The cryptocurrency markets have been rough in 2022, so you may be wondering if this bold new asset class is safe and secure.
Bitcoin (BTC) has lost almost 60% of its value this year. In the meantime, because there aren’t any laws, crypto crimes are on the rise. The Federal Trade Commission said that cryptocurrency fraud cost $329 million in just the first three months of this year.
When prices are going down and criminal attacks are becoming more likely, it’s hard not to worry about the safety of your Bitcoin.
Is It Safe to Invest in Bitcoin?
How you define security will tell you if Bitcoin is a safe investment or not. There’s no doubt that the price of Bitcoin can change a lot. Just in 2022, the price of BTC fell from almost $48,000 to around $19,500, when this article was written.
Investors would run away from any other asset class if they saw losses like that. If you think of a safe investment as one with a price that stays pretty steady, Bitcoin might not be a good choice for your portfolio.
But Bitcoin may not always be so unpredictable for much longer.
Ryan Burke, general manager of Invest at M1, says, “Bitcoin is becoming more integrated with traditional financial markets, and institutional investors are getting more and more interested in it.” “BTC has been more volatile in the past, but it has become a mainstream alternative asset linked to large-cap tech in recent years.”
If you think of Bitcoin as digital gold, which is more like a commodity than an investment security, you can add another layer to the security question.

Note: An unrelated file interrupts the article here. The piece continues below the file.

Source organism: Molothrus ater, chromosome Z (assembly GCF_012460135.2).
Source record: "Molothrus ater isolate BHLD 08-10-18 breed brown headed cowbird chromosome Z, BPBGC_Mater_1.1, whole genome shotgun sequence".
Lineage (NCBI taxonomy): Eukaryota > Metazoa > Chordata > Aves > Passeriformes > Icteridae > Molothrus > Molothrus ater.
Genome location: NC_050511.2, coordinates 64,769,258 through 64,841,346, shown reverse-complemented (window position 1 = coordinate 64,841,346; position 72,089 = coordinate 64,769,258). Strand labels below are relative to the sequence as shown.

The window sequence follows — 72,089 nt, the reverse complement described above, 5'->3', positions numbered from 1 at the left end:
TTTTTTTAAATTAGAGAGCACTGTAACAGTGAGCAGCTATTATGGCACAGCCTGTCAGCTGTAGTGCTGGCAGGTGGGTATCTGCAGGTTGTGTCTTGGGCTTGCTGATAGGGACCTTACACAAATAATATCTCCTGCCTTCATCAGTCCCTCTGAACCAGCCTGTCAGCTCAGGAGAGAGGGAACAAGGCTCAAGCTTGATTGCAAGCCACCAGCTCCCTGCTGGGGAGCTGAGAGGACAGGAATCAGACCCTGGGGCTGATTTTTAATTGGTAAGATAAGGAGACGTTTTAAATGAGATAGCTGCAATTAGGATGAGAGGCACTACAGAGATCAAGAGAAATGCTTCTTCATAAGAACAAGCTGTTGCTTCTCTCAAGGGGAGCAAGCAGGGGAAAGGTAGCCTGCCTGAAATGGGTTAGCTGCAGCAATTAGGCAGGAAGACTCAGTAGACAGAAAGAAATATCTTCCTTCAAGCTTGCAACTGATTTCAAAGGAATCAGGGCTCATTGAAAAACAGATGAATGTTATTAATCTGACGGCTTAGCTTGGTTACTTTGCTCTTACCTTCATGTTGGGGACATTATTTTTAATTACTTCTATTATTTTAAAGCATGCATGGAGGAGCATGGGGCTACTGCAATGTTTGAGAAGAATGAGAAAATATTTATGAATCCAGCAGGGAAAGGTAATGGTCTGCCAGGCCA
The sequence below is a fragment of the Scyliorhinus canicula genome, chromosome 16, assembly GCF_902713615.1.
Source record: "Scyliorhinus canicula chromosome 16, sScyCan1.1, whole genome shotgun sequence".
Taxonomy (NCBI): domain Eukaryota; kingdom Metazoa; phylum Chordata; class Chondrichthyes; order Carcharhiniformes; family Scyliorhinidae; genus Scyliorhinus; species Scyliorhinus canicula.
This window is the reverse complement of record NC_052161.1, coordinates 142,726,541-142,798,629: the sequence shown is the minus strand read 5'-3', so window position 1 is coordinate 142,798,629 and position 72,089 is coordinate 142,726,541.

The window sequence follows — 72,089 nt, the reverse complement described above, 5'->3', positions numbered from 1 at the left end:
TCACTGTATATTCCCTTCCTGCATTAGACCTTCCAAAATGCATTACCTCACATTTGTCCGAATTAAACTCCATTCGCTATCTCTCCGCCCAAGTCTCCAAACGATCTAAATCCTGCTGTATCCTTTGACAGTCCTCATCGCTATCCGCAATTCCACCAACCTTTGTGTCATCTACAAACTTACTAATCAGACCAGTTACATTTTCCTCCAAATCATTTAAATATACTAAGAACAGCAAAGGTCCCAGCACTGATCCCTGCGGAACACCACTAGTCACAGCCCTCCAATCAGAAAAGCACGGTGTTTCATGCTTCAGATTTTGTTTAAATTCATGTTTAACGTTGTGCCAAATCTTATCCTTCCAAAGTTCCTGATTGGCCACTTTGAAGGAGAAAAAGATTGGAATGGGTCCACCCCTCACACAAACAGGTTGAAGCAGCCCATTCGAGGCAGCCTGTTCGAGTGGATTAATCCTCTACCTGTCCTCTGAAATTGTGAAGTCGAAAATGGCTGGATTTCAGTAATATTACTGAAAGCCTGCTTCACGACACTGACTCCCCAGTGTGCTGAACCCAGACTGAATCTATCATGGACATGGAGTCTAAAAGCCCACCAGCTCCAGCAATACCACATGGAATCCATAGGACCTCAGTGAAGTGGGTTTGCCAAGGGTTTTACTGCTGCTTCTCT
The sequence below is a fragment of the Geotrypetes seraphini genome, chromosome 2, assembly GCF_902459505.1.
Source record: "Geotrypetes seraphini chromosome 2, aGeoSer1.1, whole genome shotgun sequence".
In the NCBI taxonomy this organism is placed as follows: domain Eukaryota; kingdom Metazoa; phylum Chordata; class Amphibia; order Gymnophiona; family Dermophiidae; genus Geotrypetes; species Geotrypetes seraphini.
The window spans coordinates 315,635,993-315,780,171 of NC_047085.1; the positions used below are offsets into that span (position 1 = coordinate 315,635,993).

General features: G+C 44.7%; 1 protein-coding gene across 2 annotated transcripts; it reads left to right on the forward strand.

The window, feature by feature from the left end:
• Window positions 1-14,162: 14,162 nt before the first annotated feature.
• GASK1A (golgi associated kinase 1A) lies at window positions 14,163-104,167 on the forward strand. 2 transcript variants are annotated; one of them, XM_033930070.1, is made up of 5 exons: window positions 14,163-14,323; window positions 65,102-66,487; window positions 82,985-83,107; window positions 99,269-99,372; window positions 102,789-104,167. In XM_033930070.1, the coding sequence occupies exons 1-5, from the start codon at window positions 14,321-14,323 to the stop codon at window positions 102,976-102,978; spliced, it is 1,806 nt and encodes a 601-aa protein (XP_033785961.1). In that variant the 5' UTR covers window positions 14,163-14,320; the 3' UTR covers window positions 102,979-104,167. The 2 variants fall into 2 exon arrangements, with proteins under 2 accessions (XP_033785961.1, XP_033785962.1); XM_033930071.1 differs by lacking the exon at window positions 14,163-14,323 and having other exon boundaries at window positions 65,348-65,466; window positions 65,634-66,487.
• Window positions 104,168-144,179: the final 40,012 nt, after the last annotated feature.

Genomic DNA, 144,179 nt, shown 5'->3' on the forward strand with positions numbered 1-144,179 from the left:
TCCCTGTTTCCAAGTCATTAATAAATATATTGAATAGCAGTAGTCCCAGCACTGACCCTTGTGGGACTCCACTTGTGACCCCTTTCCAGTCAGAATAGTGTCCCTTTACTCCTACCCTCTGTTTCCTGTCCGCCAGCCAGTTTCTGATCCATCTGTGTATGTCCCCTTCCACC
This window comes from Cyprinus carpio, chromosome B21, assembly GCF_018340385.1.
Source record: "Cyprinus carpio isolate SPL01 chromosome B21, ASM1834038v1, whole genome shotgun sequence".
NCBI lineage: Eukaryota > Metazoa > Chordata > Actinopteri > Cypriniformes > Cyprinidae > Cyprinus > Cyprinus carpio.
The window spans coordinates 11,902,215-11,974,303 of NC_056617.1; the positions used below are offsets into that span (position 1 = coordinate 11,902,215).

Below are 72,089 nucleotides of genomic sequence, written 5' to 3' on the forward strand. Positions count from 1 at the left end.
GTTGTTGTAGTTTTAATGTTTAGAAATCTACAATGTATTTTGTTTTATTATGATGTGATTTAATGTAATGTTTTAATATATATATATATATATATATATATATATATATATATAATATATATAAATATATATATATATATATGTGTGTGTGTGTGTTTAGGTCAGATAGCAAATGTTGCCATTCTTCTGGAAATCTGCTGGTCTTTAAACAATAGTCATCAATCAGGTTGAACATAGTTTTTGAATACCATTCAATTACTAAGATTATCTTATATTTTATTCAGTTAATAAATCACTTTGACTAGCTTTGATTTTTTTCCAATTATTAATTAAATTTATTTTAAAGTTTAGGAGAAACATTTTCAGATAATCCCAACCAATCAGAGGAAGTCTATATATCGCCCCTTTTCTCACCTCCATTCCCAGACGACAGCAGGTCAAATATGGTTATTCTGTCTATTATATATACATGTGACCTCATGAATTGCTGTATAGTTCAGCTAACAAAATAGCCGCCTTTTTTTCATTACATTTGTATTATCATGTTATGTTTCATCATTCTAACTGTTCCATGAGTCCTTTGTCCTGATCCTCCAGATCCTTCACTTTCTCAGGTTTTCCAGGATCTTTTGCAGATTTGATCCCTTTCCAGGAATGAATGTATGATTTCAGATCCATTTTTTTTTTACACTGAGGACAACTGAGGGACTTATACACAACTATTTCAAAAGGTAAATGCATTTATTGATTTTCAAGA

Daniel Rodriguez, chief operating officer at Hill Wealth Strategies, says, “Bitcoin technology is pretty safe, but it isn’t anonymous and relies on passwords.” Even though Bitcoin hides your personal information, anyone can find out the address of your crypto wallet.
Rodriguez says, “Hackers could use web trackers and cookies to learn more about your transactions, which could lead them to your private information and data.” If you count anonymity as part of what makes something safe, Bitcoin might not be completely safe.
In the same way, the security of your cryptocurrency depends on how you store it. If you forget your wallet password or someone else gets it, you will lose your Bitcoin.
On Bitcoin purchases, you will often see the words “not SIPC protected” or “not FDIC insured.” It means that neither of these safety nets will help you if the company that holds your crypto investments goes bankrupt.
Gil Luria, a technology strategist at D.A. Davidson, says that none of these worries are about the safety of the Bitcoin network itself. “It has been around for 13 years and has never been damaged or hacked,” said Davidson Co.
Things to Consider Before Buying Bitcoin
Because Bitcoin is very volatile and has security risks, you should think about why you want to buy it before you trade dollars for BTC.
Luria says that cryptocurrency is a very risky investment. “Investing in Bitcoin is different from investing in most stocks or bonds in terms of the risk and reward. We usually tell investors to only invest money they can afford to lose,” he says.
Do you plan to use Bitcoin as a retirement investment? If that’s the case, it’s probably best to limit your risk as much as possible since no one can tell where the market will go. Most financial advisors say that you shouldn’t have more than 5% of your portfolio in Bitcoin.